23. Your books sound very interesting. I look forward to reading them. I love the covers of your books and the pictures in your blog.

  24. Good evening, Darlene, and thank you for stopping by. I’m so glad you enjoyed the blog, the pictures, and my cover. I love writing historical romances, particularly ones set in my native Texas, and I’m so glad you’d like to read them.

    • Good evening, Margie, and you’re more than welcome! As another native Texan, I really enjoy researching the history of Texas of learning new things. It makes my writing so enjoyable! Thank you for dropping by.

  25. Good evening, Kim, and I’m with you, I love researching forts and writing about them. If you and your son decide to take a trip to Texas, be sure to start with the most famous fort of them all, the Alamo in San Antonio. It’s an amazing place to visit and near the Hill Country where there are several other forts, too. Thanks for stopping by.

  26. Today has been awesome! I’ve enjoyed interacting with all the readers and answering their questions. Good luck to everyone, I’m signing off for the night. I can’t wait to find out who is the lucky winner!

  27. Loved learning about the forts in Texas. Thanks for the information.

    My great-great grandfather was in the 13th Calvary of Tennessee.

  28. This series brings up an interesting story line. Most bachelors are ill prepared to care for a baby, especially one they did not that unexpectedly appears. It will be interesting to see how these men cope.
    We visited Ft. Davis, TX on a trip a couple of years ago. It was a big surprise. In movies, when you see western forts, they are depicted as stockades surrounded by tall timber walls. That is so far from accurate. It was more like a small town, in the open. No walls or closely packed compound. It did have a hill behind it. I would think that would be a tactical disadvantage. It is a nice area and the restoration work they doing is very nice. I would think these forts assumed they would not have a massive attack against them or if they did, their numbers would be enough to defend the complex.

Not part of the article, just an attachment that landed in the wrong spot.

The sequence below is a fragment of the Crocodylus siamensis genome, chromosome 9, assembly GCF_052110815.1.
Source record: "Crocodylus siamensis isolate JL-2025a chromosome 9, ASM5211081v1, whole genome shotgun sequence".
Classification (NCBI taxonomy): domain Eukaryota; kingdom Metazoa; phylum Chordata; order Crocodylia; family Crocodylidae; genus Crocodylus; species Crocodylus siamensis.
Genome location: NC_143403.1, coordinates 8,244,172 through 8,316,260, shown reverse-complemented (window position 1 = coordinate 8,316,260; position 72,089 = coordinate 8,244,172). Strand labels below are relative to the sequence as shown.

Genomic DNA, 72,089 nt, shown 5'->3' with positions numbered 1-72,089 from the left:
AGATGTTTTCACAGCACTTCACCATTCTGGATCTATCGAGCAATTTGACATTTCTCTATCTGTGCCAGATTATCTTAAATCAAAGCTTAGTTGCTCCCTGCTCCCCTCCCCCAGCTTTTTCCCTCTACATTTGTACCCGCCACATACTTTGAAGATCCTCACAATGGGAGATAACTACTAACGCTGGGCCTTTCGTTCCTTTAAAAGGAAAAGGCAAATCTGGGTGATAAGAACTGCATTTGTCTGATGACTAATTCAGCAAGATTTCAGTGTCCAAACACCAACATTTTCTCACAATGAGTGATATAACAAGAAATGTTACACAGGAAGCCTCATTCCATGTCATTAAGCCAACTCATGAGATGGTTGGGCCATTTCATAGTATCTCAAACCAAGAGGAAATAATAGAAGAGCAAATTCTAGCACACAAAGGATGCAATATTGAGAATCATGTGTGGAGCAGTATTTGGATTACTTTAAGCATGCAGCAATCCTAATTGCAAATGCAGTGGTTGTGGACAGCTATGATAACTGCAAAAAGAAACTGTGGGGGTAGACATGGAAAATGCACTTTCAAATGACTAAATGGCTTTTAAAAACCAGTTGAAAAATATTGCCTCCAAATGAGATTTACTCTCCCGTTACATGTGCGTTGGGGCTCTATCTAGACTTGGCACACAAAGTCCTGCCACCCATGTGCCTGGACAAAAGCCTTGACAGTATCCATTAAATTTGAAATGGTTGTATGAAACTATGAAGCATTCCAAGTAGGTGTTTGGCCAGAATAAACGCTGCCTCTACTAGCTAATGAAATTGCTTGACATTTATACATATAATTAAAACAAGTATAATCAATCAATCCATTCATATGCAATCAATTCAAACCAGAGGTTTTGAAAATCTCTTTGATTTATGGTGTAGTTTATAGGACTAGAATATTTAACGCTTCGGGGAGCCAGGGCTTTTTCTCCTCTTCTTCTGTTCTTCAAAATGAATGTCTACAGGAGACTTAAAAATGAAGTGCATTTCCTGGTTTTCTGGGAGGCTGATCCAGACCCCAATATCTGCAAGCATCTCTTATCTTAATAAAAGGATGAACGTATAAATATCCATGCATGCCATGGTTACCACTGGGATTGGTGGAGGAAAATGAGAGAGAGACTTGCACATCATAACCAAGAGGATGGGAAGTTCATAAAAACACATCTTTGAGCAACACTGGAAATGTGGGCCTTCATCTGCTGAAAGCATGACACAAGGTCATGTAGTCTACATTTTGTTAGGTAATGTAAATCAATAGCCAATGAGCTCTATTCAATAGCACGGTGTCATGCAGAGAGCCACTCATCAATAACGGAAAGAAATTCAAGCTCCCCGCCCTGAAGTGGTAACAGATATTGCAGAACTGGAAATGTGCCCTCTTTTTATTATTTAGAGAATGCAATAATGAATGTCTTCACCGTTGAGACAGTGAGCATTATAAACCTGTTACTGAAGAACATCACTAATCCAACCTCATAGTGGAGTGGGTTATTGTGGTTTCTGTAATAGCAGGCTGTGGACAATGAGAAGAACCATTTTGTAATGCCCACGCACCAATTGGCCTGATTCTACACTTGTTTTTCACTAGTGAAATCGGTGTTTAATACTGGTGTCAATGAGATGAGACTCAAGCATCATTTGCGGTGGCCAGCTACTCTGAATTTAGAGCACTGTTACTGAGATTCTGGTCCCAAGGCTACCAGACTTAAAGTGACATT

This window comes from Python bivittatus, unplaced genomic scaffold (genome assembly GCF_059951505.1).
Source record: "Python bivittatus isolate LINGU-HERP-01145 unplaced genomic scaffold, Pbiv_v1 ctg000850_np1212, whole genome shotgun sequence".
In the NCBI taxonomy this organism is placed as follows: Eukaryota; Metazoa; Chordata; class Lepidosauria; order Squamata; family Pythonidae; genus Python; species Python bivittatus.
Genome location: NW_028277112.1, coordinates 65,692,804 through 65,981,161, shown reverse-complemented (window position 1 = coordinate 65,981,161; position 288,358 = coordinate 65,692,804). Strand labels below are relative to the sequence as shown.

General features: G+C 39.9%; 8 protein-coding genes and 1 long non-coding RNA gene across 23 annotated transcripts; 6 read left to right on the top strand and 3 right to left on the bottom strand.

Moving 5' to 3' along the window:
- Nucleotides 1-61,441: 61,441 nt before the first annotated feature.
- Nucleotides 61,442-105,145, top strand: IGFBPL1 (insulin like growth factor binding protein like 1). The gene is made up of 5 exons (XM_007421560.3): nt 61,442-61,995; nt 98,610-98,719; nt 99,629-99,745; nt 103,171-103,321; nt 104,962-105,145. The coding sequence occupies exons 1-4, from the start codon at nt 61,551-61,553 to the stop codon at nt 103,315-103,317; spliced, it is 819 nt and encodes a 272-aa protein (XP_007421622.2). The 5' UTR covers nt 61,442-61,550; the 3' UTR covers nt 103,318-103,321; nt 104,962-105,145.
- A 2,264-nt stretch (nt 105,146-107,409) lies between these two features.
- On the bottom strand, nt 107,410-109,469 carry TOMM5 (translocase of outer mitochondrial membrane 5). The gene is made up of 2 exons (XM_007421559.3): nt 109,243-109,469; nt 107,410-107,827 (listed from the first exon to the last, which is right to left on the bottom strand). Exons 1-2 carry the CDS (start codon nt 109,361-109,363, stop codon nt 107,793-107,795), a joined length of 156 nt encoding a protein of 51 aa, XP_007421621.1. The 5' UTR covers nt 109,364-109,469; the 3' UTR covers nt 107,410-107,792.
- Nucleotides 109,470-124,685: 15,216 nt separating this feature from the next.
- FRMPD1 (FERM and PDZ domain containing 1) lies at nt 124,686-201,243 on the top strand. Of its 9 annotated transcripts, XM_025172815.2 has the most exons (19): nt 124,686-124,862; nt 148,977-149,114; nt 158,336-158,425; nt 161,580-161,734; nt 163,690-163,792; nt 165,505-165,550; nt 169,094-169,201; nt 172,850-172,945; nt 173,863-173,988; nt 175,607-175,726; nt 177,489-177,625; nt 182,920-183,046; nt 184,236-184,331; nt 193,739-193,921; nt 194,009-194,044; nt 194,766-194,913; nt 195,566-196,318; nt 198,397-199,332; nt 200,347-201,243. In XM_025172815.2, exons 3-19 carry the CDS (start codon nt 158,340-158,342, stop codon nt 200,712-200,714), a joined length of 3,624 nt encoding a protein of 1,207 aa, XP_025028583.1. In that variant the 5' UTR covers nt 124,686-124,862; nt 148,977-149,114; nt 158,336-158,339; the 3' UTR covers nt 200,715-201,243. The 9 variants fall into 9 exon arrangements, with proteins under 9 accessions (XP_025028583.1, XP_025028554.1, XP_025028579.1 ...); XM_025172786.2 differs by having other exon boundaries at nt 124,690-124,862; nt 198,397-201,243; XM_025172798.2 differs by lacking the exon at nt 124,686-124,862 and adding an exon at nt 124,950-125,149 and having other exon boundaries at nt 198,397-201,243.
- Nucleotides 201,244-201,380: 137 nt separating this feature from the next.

29. I am excited for you, Hebby. I have a copy of West Texas Trilogy signed by you and have read my digital copy. Zach does crown the series. Nobody can have too many books, hardcopy or digital. Amazon money for books and Zach to bring my heart into flip flops.

  30. I found the forts in Texas was very interesting.and I’m so glad to find about the Texas fort,
    I loved,it. Thanks for sharing.

  31. Interesting post, as usual, Hebby. I love reading about the western forts and have been trying to find time to get down to Laramie for a visit, up my way in WY. I visited Fort Yellowstone in Mammoth Great Falls in the park–quite a magnificent setting. Thanks for sharing your Texas forts!